Below, we list vital questions to ask your interviewer to have a better view of your project:
This question is crucial as one can use the response to get a good grasp on which design decisions to make. But, equally important, it can help us determine the degree of normalization to employ within our data model.
Knowing how fast and how frequently we need data analytics can help us identify how much emphasis we should put on our OLAP design. This scenario is a case wherein the “best” may not be the best solution for the problem at hand.
Generating the swiftest pipeline is possible but may not be at all necessary. However, if we haphazardly choose the fastest solution without considering the business needs, we may go over budget and over time as complex, fast ETL pipelines require high upfront costs and ongoing overhead to put into action.
For example, if the requirement is a relatively simple report once a quarter, other solutions will likely suffice.
Here, we can help design schemas that optimize for only querying for data and not modifying it. Or if user input is integral to the solution, we can reach a compromise and generate schemas that specialize in both the pulling and pushing data.
For example, if we need fast performance in looking up data, we can create a data model that tends towards a denormalized approach. However, if we modify, insert, or delete data frequently, we may want a more normalized system.
Datasets can give you essential insights into the data you will be creating a data model for and can optimize the model accordingly to business needs. In addition, having a clear-cut dataset can help you visualize your data model.
If the interviewer does not give out a specific dataset, go ahead and try to look one up online, or check out this article which contains 83 free datasets for your project.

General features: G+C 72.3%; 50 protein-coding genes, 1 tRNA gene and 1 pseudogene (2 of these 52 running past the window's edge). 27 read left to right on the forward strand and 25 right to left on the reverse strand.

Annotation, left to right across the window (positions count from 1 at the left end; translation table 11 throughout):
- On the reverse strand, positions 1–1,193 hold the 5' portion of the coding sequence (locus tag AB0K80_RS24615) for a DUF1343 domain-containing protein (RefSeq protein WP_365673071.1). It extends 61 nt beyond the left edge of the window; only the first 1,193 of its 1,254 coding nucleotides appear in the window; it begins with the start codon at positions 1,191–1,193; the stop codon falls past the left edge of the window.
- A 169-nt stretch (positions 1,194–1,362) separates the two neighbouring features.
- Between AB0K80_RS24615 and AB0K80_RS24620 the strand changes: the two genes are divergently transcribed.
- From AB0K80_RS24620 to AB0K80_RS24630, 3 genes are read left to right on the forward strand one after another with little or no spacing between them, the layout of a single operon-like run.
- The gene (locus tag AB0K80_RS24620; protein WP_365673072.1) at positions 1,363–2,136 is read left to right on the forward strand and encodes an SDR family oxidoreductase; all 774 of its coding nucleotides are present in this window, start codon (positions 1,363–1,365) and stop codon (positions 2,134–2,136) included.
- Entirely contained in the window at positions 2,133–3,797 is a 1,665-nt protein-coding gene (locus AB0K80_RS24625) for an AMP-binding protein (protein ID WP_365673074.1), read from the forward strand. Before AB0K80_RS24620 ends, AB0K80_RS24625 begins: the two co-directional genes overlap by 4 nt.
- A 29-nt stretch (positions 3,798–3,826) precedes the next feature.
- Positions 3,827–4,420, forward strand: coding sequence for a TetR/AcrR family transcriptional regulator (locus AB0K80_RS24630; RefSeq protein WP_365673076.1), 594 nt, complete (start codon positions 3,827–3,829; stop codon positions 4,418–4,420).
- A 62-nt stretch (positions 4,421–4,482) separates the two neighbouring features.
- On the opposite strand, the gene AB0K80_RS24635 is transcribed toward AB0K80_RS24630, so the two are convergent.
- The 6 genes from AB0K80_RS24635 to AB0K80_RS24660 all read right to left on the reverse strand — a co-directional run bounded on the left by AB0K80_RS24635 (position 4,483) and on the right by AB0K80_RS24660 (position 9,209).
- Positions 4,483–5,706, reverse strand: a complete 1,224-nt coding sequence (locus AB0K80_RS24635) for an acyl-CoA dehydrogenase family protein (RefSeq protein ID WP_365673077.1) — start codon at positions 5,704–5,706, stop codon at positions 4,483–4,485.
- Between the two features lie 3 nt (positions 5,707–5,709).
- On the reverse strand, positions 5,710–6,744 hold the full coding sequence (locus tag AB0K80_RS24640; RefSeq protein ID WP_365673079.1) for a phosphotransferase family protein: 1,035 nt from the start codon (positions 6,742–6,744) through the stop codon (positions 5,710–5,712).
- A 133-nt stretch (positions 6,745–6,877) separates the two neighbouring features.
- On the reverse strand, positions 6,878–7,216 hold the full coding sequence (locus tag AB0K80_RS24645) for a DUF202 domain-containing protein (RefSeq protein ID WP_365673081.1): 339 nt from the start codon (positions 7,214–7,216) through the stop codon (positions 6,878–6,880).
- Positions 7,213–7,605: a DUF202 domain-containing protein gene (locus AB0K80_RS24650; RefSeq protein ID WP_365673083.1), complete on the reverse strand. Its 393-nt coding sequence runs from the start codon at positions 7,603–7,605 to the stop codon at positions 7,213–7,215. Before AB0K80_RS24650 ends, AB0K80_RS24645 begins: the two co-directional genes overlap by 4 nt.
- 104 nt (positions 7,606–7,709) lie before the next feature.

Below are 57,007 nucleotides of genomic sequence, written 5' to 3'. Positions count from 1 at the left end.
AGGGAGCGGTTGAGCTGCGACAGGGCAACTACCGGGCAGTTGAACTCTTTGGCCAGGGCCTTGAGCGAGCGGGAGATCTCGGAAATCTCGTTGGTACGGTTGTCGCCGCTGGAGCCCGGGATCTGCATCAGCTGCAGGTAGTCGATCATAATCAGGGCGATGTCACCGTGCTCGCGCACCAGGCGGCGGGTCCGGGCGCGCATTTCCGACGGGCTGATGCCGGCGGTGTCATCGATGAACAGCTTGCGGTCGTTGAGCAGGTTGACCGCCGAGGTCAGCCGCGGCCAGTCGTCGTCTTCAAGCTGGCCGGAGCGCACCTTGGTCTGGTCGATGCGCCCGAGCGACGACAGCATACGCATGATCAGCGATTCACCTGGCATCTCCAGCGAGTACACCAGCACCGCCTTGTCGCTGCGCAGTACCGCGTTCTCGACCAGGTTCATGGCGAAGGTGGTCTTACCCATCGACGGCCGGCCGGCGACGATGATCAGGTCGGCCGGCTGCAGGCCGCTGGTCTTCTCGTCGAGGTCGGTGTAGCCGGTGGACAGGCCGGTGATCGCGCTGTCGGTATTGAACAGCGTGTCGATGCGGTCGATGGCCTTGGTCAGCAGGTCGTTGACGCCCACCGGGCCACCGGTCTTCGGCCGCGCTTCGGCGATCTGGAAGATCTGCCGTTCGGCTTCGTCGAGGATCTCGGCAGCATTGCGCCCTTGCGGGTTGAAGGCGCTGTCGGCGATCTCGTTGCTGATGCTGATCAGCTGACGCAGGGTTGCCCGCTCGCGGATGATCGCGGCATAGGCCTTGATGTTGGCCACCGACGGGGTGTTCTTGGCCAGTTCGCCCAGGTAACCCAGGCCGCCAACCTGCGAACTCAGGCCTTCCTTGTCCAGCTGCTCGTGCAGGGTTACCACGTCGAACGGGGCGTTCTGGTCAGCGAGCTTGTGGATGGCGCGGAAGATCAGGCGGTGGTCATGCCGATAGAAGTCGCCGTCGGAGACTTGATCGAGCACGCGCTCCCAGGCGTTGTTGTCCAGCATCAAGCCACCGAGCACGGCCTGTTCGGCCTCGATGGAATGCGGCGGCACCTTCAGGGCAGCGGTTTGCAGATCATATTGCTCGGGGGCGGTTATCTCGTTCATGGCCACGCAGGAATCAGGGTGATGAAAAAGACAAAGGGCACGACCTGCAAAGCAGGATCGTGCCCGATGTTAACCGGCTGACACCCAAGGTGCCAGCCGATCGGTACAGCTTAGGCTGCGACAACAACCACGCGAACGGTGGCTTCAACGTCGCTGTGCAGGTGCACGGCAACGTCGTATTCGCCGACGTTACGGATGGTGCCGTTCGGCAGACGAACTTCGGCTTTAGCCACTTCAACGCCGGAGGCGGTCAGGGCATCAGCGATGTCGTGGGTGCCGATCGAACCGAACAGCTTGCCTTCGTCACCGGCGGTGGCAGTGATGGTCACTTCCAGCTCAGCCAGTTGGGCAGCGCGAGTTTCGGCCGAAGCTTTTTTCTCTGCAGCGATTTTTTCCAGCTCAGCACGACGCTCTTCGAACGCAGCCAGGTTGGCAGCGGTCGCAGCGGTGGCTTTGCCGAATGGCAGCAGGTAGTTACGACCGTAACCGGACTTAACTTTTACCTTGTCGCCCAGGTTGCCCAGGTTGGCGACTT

Lastly, to formulate and visualize your data models, you will need to create both the desired dimensions and their respective hierarchies based on your data and specifications.
Other questions you should be asking include the following:
Data modeling is critical to building a designated database from the ground up. More often than not, interview questions that also require knowledge of SQL concepts are asked.
Despite no-SQL systems slowly creeping up in adoption (i.e., MongoDB and ScyllaDB), SQL remains king when creating robust RDBMS.
Below are key SQL questions that will likely appear in your data modeling interviews:
A primary key in SQL is a type of self-induced restriction or constraint that limits the occurrence of a value within a tablet to once only. Moreover, NULL values are not allowed. The primary key constraint combines the NOT NULL and UNIQUE constraints.
You can create a table with a single field as a primary key using the following code:
CREATE TABLE Employees ( ID int NOT NULL, FirstName VARCHAR(255) NOT NULL, LastName VARCHAR(255), PRIMARY KEY (ID) );
To enforce a primary key on two fields, do the following:
CREATE TABLE Employees ( ID int NOT NULL, FirstName VARCHAR(255) NOT NULL, LastName VARCHAR(255), CONSTRAINT PK_Employees PRIMARY KEY (ID, FirstName) );
In SQL, as well as with data modeling, the concept of relations is crucial. From reviewing table relationships in SQL to the connections of in-between elements and their attributes in data modeling, relations can play a considerable part in simplifying these interactions into a unified schema.
Relations are represented in the following:
There is a tendency to interchange OLAP and OLTP due to their similar names. Nevertheless, OLAP and OLTP are systems that could be categorized as infrastructures with opposite philosophies. OLAP and OLTP are not mutually exclusive but rather work together to create an efficient database architecture.
OLAP stands for OnLine Analytical Processing, while OLTP stands for OnLine Transaction Processing.
OLTP involves itself with fast systems; processing transactions, recording and capturing each detail, and working with built-in data guards that ensure data integrity. Because OLTP works in a high-volume and fast-paced environment, it needs to be able to process and store information rapidly while minimizing heavy processing.
A real-life application of OLTP occurs during online shopping when a database records the user ID, order information, and other relevant data. OLTP quickly generates accurate records and avoids colliding data (i.e., time-sensitive information such as in-store item stock amounts).
On the other hand, an OLAP utilizes the information from the OLTP system to generate insights that drive business decisions. While OLTP is swift, OLAP, due to its analytics-oriented approach, utilizes more time in creating accurate insights generated from the data warehouse.